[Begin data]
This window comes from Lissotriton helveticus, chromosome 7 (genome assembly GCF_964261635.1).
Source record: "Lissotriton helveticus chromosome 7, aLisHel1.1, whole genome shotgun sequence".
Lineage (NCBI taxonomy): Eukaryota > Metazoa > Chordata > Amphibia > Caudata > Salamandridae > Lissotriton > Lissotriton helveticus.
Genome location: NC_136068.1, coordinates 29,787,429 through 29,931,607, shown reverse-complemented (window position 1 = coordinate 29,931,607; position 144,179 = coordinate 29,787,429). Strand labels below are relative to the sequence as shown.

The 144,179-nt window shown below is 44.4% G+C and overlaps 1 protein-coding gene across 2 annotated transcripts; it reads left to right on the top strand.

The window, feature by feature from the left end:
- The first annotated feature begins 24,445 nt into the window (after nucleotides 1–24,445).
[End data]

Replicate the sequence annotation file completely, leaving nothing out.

This window comes from Lissotriton helveticus, chromosome 7 (genome assembly GCF_964261635.1).
Source record: "Lissotriton helveticus chromosome 7, aLisHel1.1, whole genome shotgun sequence".
Lineage (NCBI taxonomy): Eukaryota > Metazoa > Chordata > Amphibia > Caudata > Salamandridae > Lissotriton > Lissotriton helveticus.
Genome location: NC_136068.1, coordinates 29,787,429 through 29,931,607, shown reverse-complemented (window position 1 = coordinate 29,931,607; position 144,179 = coordinate 29,787,429). Strand labels below are relative to the sequence as shown.

The 144,179-nt window shown below is 44.4% G+C and overlaps 1 protein-coding gene across 2 annotated transcripts; it reads left to right on the top strand.

The window, feature by feature from the left end:
- The first annotated feature begins 24,445 nt into the window (after nucleotides 1–24,445).